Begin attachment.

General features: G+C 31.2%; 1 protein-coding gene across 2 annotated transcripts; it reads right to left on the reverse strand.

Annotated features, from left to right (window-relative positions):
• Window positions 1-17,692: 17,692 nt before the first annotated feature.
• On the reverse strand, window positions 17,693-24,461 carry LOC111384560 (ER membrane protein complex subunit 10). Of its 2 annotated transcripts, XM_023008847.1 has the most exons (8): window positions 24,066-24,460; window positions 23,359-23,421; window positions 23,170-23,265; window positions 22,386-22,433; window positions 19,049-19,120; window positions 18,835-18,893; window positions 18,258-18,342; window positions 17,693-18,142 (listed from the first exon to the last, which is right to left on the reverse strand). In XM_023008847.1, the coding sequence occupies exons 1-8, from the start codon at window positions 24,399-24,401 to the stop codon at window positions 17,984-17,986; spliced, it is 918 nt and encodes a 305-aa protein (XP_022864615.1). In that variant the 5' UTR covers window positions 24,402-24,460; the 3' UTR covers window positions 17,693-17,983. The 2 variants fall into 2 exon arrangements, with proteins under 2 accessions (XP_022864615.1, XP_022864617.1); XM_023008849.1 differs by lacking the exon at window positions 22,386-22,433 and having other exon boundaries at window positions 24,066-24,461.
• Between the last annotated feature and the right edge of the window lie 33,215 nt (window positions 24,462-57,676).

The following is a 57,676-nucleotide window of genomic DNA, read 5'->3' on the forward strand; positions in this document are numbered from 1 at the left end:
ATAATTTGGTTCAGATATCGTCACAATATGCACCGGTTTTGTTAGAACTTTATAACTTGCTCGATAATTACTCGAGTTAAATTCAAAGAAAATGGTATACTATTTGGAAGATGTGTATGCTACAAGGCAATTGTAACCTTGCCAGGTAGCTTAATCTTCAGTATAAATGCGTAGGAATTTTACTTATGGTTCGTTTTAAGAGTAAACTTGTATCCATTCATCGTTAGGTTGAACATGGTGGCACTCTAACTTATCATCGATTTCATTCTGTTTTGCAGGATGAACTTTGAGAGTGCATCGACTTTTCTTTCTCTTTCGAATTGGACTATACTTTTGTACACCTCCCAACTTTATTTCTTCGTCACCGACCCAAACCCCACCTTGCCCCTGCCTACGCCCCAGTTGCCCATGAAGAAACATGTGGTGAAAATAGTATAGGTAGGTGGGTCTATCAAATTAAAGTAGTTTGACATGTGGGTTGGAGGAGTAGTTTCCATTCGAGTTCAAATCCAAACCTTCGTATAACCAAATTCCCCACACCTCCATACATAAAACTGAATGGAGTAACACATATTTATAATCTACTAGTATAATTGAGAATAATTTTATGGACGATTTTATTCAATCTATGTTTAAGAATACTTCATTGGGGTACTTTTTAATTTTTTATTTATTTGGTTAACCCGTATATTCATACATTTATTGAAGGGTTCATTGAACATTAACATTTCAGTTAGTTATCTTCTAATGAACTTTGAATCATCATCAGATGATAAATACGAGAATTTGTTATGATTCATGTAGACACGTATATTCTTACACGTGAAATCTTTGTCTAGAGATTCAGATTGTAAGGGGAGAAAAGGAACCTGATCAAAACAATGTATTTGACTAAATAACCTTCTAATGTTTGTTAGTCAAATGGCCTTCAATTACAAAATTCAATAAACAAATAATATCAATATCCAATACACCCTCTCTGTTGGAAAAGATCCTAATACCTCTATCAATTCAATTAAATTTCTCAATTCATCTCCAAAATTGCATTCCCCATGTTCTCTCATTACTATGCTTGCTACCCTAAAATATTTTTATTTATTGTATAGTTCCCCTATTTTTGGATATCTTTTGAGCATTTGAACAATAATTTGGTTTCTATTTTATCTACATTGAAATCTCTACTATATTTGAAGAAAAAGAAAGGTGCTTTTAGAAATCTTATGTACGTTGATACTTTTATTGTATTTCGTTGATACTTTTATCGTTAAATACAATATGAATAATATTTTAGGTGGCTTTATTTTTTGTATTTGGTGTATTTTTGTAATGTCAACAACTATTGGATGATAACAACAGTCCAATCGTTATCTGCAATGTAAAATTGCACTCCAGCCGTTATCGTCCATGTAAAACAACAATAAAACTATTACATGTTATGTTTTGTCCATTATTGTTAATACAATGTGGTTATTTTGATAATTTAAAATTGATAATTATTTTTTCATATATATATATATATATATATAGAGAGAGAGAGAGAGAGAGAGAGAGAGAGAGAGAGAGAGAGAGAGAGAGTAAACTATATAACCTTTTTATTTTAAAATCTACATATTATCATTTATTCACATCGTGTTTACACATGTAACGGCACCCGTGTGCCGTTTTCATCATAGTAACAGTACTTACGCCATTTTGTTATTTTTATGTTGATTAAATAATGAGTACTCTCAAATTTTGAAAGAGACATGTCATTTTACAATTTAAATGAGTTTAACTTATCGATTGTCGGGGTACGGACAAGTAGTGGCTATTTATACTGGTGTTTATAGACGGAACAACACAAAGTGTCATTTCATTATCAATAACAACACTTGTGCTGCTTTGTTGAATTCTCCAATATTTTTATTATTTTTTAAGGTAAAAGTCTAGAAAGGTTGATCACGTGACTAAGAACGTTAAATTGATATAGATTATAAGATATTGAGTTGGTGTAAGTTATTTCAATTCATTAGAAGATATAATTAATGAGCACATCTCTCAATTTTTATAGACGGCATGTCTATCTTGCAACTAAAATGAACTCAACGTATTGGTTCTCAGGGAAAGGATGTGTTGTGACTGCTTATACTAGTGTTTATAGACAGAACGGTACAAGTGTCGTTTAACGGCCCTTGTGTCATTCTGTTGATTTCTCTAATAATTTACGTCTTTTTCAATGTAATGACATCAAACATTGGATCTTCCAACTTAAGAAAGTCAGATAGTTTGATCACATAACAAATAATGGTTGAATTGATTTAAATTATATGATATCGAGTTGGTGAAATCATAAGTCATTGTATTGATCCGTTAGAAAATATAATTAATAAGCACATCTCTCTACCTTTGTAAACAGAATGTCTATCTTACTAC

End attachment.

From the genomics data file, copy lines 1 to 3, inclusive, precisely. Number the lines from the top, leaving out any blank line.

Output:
General features: G+C 31.2%; 1 protein-coding gene across 2 annotated transcripts; it reads right to left on the reverse strand.

Annotated features, from left to right (window-relative positions):
• Window positions 1-17,692: 17,692 nt before the first annotated feature.